12. The solar cell of claim 11, wherein the layer of metallic material comprises zinc.

This application claims the benefit of U.S. Provisional Application No. 60/415,009, filed Sep. 30, 2002; and of U.S. Provisional Application No. 60/435,814, filed Dec. 19, 2002.


The invention disclosed herein relates generally to the field of photovoltaics, and more specifically to a unique high throughput roll-to-roll vacuum deposition system and method for the manufacturing of thin-film solar cells based upon absorbing layers that contain copper, indium, gallium, aluminum, and selenium and have a polycrystalline chalcopyrite structure.


Interest in thin-film photovoltaics has expanded in recent years. This is due primarily to improvements in conversion efficiency of cells made at the laboratory scale, and the anticipation that manufacturing costs can be significantly reduced compared to the older and more expensive crystalline and polycrystalline silicon technology. The term “thin-film” is used to distinguish this type of solar cell from the more common silicon based cell, which uses a relatively thick silicon wafer. While single crystal silicon cells still hold the record for conversion efficiency at over 20%, thin-film cells have been produced which perform close to this level. Therefore, performance of the thin-film cells is no longer the major issue that limits their commercial use. The most important factor now driving the commercialization of thin-film solar cells is cost. Currently, a widely accepted technology solution for the scale up to low-cost manufacturing does not exist.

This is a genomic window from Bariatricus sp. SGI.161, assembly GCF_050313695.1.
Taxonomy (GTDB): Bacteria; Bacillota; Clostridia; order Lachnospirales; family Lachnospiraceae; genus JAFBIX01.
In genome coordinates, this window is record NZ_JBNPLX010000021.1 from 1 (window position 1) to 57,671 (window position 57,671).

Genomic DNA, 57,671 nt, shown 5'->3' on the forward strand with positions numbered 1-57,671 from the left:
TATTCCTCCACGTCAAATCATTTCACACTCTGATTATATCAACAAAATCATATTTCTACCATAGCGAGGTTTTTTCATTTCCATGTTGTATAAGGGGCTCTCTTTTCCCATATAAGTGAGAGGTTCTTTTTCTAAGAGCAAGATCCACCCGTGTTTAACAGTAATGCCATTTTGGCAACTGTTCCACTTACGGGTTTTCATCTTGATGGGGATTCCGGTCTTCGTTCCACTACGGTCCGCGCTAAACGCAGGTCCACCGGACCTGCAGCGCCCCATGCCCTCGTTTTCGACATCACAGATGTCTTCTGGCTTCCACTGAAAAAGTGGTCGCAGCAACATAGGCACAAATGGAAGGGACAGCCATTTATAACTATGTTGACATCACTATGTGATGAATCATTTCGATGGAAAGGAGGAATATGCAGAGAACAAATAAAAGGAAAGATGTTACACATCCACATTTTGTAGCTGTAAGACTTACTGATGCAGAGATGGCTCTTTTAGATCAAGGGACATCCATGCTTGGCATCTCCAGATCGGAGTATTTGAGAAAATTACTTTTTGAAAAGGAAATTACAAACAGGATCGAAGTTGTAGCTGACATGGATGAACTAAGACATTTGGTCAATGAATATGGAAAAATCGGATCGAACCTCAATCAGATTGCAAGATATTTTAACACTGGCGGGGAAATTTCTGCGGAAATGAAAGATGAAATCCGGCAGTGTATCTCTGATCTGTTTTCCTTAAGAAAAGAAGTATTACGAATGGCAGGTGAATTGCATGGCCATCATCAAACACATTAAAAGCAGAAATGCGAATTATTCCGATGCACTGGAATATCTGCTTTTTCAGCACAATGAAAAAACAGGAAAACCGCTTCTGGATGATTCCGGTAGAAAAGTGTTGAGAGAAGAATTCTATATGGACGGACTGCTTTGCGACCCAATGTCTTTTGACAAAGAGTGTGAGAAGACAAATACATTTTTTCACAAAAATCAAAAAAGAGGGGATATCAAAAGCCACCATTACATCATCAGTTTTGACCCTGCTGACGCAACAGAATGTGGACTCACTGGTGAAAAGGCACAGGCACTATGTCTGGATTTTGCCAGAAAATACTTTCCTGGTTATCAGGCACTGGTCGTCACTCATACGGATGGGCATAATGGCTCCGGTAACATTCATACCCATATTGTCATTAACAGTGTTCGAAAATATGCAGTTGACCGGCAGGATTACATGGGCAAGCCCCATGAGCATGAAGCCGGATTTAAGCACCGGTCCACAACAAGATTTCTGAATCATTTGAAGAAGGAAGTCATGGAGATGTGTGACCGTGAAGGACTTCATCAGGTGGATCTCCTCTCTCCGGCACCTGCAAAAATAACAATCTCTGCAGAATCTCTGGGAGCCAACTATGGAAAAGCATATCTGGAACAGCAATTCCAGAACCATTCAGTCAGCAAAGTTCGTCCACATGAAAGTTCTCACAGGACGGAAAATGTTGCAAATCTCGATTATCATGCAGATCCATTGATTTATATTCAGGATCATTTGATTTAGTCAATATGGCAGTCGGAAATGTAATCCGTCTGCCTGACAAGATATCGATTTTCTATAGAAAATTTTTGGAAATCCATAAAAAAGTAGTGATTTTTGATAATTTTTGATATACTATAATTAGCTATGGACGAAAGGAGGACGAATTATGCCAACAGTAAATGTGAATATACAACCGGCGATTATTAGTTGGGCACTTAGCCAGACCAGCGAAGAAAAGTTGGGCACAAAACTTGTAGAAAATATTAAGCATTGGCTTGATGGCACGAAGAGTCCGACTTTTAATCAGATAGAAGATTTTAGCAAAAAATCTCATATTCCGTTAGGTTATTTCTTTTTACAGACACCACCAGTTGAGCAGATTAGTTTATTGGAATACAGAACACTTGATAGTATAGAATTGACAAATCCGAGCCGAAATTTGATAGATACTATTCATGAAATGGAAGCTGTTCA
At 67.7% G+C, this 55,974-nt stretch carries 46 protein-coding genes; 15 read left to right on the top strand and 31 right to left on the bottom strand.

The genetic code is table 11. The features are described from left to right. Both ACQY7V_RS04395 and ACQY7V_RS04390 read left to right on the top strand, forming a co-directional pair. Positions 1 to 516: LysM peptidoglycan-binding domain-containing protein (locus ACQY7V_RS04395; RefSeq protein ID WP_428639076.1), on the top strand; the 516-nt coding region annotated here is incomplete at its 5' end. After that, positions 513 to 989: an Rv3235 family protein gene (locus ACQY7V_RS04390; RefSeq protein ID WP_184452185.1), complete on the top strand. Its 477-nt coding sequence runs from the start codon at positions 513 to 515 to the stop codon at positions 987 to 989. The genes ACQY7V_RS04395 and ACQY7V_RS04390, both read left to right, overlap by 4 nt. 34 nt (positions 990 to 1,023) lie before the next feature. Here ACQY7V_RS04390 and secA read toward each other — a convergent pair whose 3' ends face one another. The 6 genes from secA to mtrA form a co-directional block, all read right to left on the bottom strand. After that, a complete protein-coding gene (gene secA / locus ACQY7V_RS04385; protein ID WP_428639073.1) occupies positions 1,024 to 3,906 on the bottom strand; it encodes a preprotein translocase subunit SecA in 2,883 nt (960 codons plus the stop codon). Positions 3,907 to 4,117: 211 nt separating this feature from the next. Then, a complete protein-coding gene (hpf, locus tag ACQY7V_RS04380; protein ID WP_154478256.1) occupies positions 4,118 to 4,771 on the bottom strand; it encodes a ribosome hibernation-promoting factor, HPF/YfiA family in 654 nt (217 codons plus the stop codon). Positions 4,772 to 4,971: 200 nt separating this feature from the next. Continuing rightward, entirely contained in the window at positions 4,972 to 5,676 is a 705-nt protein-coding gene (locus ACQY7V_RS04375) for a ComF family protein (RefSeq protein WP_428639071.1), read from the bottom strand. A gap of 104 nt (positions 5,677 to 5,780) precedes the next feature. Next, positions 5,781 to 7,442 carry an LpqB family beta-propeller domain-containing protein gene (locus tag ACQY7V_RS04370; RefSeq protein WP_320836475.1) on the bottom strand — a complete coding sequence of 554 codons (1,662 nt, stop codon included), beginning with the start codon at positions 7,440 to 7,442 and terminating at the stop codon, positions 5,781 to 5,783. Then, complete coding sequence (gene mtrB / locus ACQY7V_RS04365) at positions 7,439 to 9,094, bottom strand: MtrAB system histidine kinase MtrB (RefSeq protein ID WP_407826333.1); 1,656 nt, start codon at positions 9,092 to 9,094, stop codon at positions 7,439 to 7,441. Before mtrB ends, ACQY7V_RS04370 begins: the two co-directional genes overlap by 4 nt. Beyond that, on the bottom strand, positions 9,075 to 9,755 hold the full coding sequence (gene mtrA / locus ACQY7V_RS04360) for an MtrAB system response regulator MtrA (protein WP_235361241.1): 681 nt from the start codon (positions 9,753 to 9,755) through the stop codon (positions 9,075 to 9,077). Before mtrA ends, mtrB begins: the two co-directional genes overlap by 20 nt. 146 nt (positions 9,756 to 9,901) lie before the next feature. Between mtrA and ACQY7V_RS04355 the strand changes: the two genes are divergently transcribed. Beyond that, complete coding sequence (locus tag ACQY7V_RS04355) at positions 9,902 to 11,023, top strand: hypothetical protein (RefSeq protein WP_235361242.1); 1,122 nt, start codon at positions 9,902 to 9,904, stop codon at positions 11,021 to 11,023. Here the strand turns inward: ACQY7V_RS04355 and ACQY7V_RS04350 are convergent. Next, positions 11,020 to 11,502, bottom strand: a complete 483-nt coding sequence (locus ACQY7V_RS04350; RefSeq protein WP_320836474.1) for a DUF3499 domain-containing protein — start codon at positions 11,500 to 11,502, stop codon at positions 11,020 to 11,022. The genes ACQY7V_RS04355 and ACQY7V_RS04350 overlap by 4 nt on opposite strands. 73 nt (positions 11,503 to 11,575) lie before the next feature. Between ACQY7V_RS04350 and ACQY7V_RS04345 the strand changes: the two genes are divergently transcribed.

Attempts have been made and are now being made to remedy the problem, but progress has been slow. While a large infrastructure exists for the sputter coating of glass for the architectural window market, this process is not readily adapted to the production of solar cells for several reasons. First, the glass that is coated in large-scale machines is relatively thick compared to that used in solar modules. Also, the glass must be heated to temperatures far above that required in the window industry, causing large yield losses from fracturing and breakage. Handling large sheets of glass is expensive in terms of floor space and equipment, and the extra layers in a solar cell require additional large coating chambers with appropriate gas isolation between chambers. Finally, and maybe most importantly, efficient sputtering targets have not yet been made for the deposition of the absorber layer, which in many respects is the most challenging aspect of making a thin-film solar cell.